Other stu­dents, Arnold said, may have other sched­ul­ing dif­fi­cul­ties, or only need to com­plete one or two classes to grad­u­ate.

An­gelina Lehmann, 16, was re­ferred to the academy by her teacher in the home and hos­pi­tals in­struc­tional pro­gram. Lehmann is be­ing treated for a med­i­cal con­di­tion which has made it dif­fi­cult for her to at­tend school dur­ing tra­di­tional hours.

“I like it be­cause it’s more per­sonal, and there isn’t a big class,” Lehmann said. “In a big class, there are a lot of peo­ple cre­at­ing dis­trac­tions and keep­ing the teacher from teach­ing. With this, I can move through the units pretty quickly, at my own pace.”

Josh Wright, 17, said he needs to com­plete two more cour­ses be­fore he can grad­u­ate. For­merly a par­tic­i­pant in the NOVEL pro­gram, Wright said he was re­ferred to the pro­gram by math­e­mat­ics in­struc­tor Jen­nifer Hoiler.

“I like that I can work on my own time, at my own pace, plus, it’s on the com­puter,” Wright said. “It’s more struc­tured and or­ga­nized.”

Wright said he would rec­om­mend the pro­gram for stu­dents who are not “morn­ing per­sons.”

“You have to be dis­ci­plined, self-mo­ti­vated,” Wright said.

Tiffany VanDyke, Vir­tual Academy coun­selor, said there are a few qual­i­ties be­yond self-mo­ti­va­tion that stu­dents who elect to take part in the academy have in com­mon.

“They want to grad­u­ate; they want to do well. I can tell be­cause they ask ques­tions, ‘Am I on track?’ They care about their grades and most of them want to go on to col­lege or a ca­reer. What­ever it is, they have a des­ti­na­tion in mind,” VanDyke said. “I find that they’re not the kids who want to be a part of every club in the world and have nine mil­lion friends. They want to have a friend, and they want to do their school­work and go home. You have a lot of in­tro­verts, but you also have a good mix of ex­tro­verts.”

Arnold said some spa­ces re­main avail­able in the pro­gram. To par­tic­i­pate, stu­dents must be in the 10th, 11th or 12th grade and re­ceive a re­fer­ral from their home school prin­ci­pal. Stu­dents must com­mit to be­ing in the pro­gram for at least one year.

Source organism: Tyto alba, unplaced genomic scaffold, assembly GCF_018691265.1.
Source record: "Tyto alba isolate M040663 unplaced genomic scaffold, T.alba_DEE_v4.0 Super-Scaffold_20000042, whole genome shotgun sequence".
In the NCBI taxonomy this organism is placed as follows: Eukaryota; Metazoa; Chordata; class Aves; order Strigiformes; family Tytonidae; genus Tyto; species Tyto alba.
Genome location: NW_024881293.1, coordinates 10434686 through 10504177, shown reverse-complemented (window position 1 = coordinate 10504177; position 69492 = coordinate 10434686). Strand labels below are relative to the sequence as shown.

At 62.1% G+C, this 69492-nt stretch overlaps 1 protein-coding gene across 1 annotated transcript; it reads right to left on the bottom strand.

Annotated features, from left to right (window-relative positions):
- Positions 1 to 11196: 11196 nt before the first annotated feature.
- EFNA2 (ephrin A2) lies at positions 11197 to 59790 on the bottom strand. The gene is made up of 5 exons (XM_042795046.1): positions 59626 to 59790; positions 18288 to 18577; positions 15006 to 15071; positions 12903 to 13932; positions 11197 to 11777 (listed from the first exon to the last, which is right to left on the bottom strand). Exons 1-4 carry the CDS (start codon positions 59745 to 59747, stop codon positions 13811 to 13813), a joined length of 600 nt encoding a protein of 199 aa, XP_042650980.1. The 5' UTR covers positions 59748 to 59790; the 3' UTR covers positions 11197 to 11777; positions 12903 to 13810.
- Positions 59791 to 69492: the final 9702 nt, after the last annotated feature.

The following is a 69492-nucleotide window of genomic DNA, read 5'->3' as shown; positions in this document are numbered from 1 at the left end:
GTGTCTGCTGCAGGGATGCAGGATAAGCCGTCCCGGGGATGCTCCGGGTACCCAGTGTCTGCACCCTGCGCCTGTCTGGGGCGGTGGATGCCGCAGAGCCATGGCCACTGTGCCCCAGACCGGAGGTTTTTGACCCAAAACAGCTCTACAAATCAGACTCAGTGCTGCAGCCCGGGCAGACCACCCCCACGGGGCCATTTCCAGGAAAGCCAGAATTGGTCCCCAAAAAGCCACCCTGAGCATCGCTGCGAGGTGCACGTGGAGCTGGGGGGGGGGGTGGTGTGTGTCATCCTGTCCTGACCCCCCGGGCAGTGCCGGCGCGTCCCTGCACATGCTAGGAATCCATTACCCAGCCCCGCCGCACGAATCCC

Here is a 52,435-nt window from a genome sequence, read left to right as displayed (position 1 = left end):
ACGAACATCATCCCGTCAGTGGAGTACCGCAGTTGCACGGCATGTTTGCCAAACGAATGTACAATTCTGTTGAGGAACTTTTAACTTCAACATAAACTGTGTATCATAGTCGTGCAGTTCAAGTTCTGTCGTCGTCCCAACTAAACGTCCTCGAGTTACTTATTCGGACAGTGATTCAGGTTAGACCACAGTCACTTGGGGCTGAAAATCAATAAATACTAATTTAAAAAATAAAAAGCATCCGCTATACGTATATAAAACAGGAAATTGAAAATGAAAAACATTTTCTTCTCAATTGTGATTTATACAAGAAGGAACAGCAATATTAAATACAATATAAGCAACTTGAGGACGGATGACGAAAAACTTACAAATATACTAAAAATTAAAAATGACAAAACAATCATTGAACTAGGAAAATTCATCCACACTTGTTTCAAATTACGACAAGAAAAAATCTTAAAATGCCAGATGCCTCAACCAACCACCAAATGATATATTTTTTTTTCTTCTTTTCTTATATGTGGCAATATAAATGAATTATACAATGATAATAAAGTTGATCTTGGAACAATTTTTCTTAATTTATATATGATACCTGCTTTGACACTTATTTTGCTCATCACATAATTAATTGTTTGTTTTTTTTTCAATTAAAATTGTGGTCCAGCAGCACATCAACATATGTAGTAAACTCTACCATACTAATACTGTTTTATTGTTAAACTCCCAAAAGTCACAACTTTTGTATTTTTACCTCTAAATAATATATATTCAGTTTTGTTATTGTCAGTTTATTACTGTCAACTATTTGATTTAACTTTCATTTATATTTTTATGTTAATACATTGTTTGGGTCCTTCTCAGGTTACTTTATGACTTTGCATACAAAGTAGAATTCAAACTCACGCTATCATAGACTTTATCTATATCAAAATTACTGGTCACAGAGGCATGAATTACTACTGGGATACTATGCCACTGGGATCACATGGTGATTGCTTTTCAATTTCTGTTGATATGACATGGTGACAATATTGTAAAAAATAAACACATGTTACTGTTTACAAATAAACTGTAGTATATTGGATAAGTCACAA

“We meet with the stu­dent and the par­ents, we go over all the re­quire­ments that we have here at the Academy, so that ev­ery­body’s very clear, and they have to com­mit for the year,” Arnold said.

Arnold said po­ten­tial stu­dents need to be self-di­rected, and have the read­ing and com­pre­hen­sion abil­i­ties to com­plete on­line course­work.

The dead­line for ap­pli­ca­tions is Oct. 1.

“This is just pro­vid­ing them with an­other op­por­tu­nity so that every stu­dent can get a great ed­u­ca­tion,” Arnold said.


An­gelina Lehmann does school­work as part of the Vir­tual Academy at the Robert D. Stethem Ed­u­ca­tional Cen­ter.

Math­e­mat­ics in­struc­tor Jen­nifer Hoiler, right, as­sists stu­dent Josh Wright with a geom­e­try ques­tion at the Vir­tual Academy at the Robert D. Stethem Ed­u­ca­tional Cen­ter.

The sci­ence class­room for the Vir­tual Academy, a pi­lot pro­gram, is at the Robert D. Stethem Ed­u­ca­tional Cen­ter.

Eve­lyn Arnold, prin­ci­pal at the Robert D. Stethem Ed­u­ca­tional Cen­ter, shows the cafe area at the new Vir­tual Academy.